I’m posting my ROW80 progress here along with my last piece for the week.
My goal is to write 500 words a day toward the completion of my novel. Since my last check-in post, I’ve produced 4 posts (including this one) related to my novel. The first three were as follows:
- A pseudo-couple’s pseudo-date (Thursday, 641 words)
- Prelude to a meeting (Sunday, 546 words)
- Office toughie (Sunday, 247 words)
The piece below has 603 words, giving me a 4-day total of 2,037 words. A slow start, but already much more prolific than usual! Most of the writing came today, though, which only tells me I can still do better at managing my time.
Anyway, here’s Nightcap, told in the voice of Ed (see more of him here):
Her voice rang through the entire cafe and she didn’t even seem to realize it.
“…so these farmers end up with almost nothing, not even enough to feed their families!”
“Ha! Yes, annihilate the hacienderos, who also happen to be the politicos, and the large business owners…They own everything and everyone, basically, you know? They own the sugar lands, then you step into a mall in the city and it’s theirs, you stay in a hotel and it’s theirs, too. They even own the cable and the telco.”
“Okay. Let me get this straight. You go there and become one with the farmers and stage your protests, and you talk of inequality and the excesses of the rich and the powerful. And then you come home and sit here drinking your 200-peso latte. How much are those farmers earning again, you were telling me? 50 a day?”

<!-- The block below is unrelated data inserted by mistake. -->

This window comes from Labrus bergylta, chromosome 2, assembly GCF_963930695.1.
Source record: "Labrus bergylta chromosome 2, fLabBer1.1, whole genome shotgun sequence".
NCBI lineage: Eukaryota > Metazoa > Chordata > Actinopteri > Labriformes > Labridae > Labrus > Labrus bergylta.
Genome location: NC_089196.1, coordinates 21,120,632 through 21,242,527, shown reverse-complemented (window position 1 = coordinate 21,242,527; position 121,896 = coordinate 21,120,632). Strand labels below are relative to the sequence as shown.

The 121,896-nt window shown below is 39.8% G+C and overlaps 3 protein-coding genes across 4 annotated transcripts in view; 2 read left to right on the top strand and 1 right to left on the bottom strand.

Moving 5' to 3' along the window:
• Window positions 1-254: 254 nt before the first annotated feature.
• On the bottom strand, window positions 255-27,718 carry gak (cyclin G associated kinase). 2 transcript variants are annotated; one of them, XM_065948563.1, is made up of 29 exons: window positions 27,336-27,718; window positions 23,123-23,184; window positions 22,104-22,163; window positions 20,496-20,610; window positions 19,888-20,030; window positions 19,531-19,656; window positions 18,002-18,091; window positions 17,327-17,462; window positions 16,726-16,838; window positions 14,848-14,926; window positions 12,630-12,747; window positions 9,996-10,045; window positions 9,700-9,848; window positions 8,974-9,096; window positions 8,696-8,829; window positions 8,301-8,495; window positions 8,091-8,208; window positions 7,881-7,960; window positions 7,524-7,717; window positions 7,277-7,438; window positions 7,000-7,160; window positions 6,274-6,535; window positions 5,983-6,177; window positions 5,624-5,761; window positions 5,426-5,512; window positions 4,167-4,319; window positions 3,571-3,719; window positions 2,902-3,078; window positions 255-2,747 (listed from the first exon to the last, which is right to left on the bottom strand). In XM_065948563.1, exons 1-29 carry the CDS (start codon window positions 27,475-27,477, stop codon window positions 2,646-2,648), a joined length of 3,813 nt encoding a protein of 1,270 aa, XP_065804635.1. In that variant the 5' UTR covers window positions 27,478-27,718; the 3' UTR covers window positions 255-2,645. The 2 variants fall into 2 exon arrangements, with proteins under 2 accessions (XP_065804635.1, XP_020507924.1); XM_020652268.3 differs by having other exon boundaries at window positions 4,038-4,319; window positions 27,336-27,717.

Her face shifted in a split-second, all seriousness gone and replaced by that sheepish grin that often made my insides turn.
“Well a freedom fighter needs her break and her caffeine fix, too, you know.”
I wasn’t gonna let her get away with it. I leaned closer and stared her down. “Boo. Hypocrite.”
Her mouth formed a perfect “O” and her eyes squinted precariously. I tried hard to keep a straight face, lifting my eyebrows just a tad bit.
“Okay, I’ll sound really defensive here, but I have to explain to you how my advocacy goes.”
She rolled her eyes before launching into another speech.
“Seriously now. One thing I’ve learned throughout the years, doing this work, is that one can only go so far if he’d limit himself to marching in the streets, and violence in any form is really counter-productive, if only the people doing it could take it upon themselves to admit the fact. So really, the way to do it now is not to fight anymore, but to engage. And that’s what we do, we engage with different stakeholders so that they can come to an understanding of one another’s positions and come up with solutions together. And yes, doing that can involve sitting in air-conditioned conference rooms and sleeping in cozy hotels.”
I was about to respond, but she wasn’t finished.
“Hey I wouldn’t ever pretend to be a farmer. They, we, all know I’m advocating on their behalf, bridging the gap between the community people and the powers-that-be. Who I am is part of why and how I’m able to do my job in the first place.”
I snorted. “I don’t buy it.”
“Seriously?” She slouched back into her chair with an exaggerated sigh. “Well then I’m done explaining to you.” I couldn’t help laughing at her annoyance; she was always such an easy target.
“You really enjoy vexing me. I hate you.”
“Is it my fault that you’re always taking my bait?” I was laughing harder now, and I swore I could almost see smoke coming out of her nose. “Look, I was just teasing, okay? I actually get what you’re saying. Not that I’d ever even think of doing what you do, but I get it. And I really admire how passionate you are about this.” I was done laughing, and made sure she saw in my eyes that I meant what I was saying. “I know you can make a real difference, I know you’re really able to make change happen with what you’re doing.”
A five-second pause. Then,
“Okay, fine, it’s a truce then. And now,” She began to stand up, smiling again, “I need another latte. Tsk, another 200 pesos. Thanks for the emotional blackmail!”
She smirked and proceeded to the counter, leaving me snorting again.